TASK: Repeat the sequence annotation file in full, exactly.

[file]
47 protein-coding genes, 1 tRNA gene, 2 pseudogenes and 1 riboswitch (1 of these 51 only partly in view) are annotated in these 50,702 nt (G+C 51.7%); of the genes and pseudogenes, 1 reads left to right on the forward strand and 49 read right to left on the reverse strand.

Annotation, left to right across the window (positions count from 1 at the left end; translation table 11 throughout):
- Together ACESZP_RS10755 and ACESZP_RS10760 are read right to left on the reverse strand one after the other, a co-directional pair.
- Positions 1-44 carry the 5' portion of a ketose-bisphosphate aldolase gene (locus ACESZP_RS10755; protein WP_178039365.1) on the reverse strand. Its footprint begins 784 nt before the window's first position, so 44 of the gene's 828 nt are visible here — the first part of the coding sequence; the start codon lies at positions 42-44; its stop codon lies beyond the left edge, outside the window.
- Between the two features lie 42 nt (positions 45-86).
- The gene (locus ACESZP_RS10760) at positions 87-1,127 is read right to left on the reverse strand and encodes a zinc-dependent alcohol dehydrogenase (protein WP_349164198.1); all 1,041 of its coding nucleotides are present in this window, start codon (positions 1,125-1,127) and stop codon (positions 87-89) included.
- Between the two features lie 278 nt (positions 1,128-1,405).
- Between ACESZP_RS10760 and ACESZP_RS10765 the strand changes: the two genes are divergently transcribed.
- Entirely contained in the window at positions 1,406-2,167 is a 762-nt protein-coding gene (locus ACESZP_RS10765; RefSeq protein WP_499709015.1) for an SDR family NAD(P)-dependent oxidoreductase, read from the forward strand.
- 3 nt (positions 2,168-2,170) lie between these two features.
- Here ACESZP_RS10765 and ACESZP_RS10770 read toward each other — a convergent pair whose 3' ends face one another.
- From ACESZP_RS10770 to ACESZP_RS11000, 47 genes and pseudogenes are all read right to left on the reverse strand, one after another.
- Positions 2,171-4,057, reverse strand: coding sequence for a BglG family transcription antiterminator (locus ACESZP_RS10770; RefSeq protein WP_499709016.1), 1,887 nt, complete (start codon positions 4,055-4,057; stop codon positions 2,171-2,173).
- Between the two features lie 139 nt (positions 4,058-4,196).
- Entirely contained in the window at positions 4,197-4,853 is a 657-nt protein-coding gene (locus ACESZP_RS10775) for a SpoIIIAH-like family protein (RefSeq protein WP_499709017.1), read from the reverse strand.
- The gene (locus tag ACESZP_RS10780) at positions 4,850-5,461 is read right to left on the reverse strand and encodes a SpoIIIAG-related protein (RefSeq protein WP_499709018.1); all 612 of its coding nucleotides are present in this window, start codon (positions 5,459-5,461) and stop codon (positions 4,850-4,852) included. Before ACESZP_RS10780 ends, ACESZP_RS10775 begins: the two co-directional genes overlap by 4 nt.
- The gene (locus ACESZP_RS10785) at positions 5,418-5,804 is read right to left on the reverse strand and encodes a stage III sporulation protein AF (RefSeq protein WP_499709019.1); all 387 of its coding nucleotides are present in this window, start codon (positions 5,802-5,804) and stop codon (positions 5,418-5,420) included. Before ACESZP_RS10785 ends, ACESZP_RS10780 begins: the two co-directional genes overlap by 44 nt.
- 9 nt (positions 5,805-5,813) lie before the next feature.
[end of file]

47 protein-coding genes, 1 tRNA gene, 2 pseudogenes and 1 riboswitch (1 of these 51 only partly in view) are annotated in these 50,702 nt (G+C 51.7%); of the genes and pseudogenes, 1 reads left to right on the forward strand and 49 read right to left on the reverse strand.

Annotation, left to right across the window (positions count from 1 at the left end; translation table 11 throughout):
- Together ACESZP_RS10755 and ACESZP_RS10760 are read right to left on the reverse strand one after the other, a co-directional pair.
- Positions 1-44 carry the 5' portion of a ketose-bisphosphate aldolase gene (locus ACESZP_RS10755; protein WP_178039365.1) on the reverse strand. Its footprint begins 784 nt before the window's first position, so 44 of the gene's 828 nt are visible here — the first part of the coding sequence; the start codon lies at positions 42-44; its stop codon lies beyond the left edge, outside the window.
- Between the two features lie 42 nt (positions 45-86).
- The gene (locus ACESZP_RS10760) at positions 87-1,127 is read right to left on the reverse strand and encodes a zinc-dependent alcohol dehydrogenase (protein WP_349164198.1); all 1,041 of its coding nucleotides are present in this window, start codon (positions 1,125-1,127) and stop codon (positions 87-89) included.
- Between the two features lie 278 nt (positions 1,128-1,405).
- Between ACESZP_RS10760 and ACESZP_RS10765 the strand changes: the two genes are divergently transcribed.
- Entirely contained in the window at positions 1,406-2,167 is a 762-nt protein-coding gene (locus ACESZP_RS10765; RefSeq protein WP_499709015.1) for an SDR family NAD(P)-dependent oxidoreductase, read from the forward strand.
- 3 nt (positions 2,168-2,170) lie between these two features.
- Here ACESZP_RS10765 and ACESZP_RS10770 read toward each other — a convergent pair whose 3' ends face one another.
- From ACESZP_RS10770 to ACESZP_RS11000, 47 genes and pseudogenes are all read right to left on the reverse strand, one after another.
- Positions 2,171-4,057, reverse strand: coding sequence for a BglG family transcription antiterminator (locus ACESZP_RS10770; RefSeq protein WP_499709016.1), 1,887 nt, complete (start codon positions 4,055-4,057; stop codon positions 2,171-2,173).
- Between the two features lie 139 nt (positions 4,058-4,196).
- Entirely contained in the window at positions 4,197-4,853 is a 657-nt protein-coding gene (locus ACESZP_RS10775) for a SpoIIIAH-like family protein (RefSeq protein WP_499709017.1), read from the reverse strand.
- The gene (locus tag ACESZP_RS10780) at positions 4,850-5,461 is read right to left on the reverse strand and encodes a SpoIIIAG-related protein (RefSeq protein WP_499709018.1); all 612 of its coding nucleotides are present in this window, start codon (positions 5,459-5,461) and stop codon (positions 4,850-4,852) included. Before ACESZP_RS10780 ends, ACESZP_RS10775 begins: the two co-directional genes overlap by 4 nt.
- The gene (locus ACESZP_RS10785) at positions 5,418-5,804 is read right to left on the reverse strand and encodes a stage III sporulation protein AF (RefSeq protein WP_499709019.1); all 387 of its coding nucleotides are present in this window, start codon (positions 5,802-5,804) and stop codon (positions 5,418-5,420) included. Before ACESZP_RS10785 ends, ACESZP_RS10780 begins: the two co-directional genes overlap by 44 nt.
- 9 nt (positions 5,805-5,813) lie before the next feature.